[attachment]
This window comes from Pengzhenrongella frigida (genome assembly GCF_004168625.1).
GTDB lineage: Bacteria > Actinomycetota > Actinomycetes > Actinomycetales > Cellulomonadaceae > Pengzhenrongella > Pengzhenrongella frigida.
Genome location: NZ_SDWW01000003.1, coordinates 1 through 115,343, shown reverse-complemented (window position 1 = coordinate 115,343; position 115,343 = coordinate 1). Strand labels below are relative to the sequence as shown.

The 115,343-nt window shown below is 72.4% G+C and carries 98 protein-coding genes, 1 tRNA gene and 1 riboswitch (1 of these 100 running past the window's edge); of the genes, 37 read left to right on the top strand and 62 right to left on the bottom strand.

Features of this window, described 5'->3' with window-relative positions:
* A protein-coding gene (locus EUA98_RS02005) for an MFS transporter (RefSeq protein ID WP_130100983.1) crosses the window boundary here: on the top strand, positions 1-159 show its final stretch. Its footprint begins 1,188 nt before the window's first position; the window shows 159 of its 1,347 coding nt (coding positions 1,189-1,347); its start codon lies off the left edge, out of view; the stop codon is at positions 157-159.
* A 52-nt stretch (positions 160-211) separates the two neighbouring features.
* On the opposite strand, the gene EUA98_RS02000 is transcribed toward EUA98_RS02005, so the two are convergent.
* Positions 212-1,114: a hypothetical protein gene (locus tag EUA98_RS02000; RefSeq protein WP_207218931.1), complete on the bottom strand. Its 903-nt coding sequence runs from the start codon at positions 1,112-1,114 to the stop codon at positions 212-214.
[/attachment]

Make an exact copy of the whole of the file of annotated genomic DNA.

This window comes from Pengzhenrongella frigida (genome assembly GCF_004168625.1).
GTDB lineage: Bacteria > Actinomycetota > Actinomycetes > Actinomycetales > Cellulomonadaceae > Pengzhenrongella > Pengzhenrongella frigida.
Genome location: NZ_SDWW01000003.1, coordinates 1 through 115,343, shown reverse-complemented (window position 1 = coordinate 115,343; position 115,343 = coordinate 1). Strand labels below are relative to the sequence as shown.

The 115,343-nt window shown below is 72.4% G+C and carries 98 protein-coding genes, 1 tRNA gene and 1 riboswitch (1 of these 100 running past the window's edge); of the genes, 37 read left to right on the top strand and 62 right to left on the bottom strand.

Features of this window, described 5'->3' with window-relative positions:
* A protein-coding gene (locus EUA98_RS02005) for an MFS transporter (RefSeq protein ID WP_130100983.1) crosses the window boundary here: on the top strand, positions 1-159 show its final stretch. Its footprint begins 1,188 nt before the window's first position; the window shows 159 of its 1,347 coding nt (coding positions 1,189-1,347); its start codon lies off the left edge, out of view; the stop codon is at positions 157-159.
* A 52-nt stretch (positions 160-211) separates the two neighbouring features.
* On the opposite strand, the gene EUA98_RS02000 is transcribed toward EUA98_RS02005, so the two are convergent.
* Positions 212-1,114: a hypothetical protein gene (locus tag EUA98_RS02000; RefSeq protein WP_207218931.1), complete on the bottom strand. Its 903-nt coding sequence runs from the start codon at positions 1,112-1,114 to the stop codon at positions 212-214.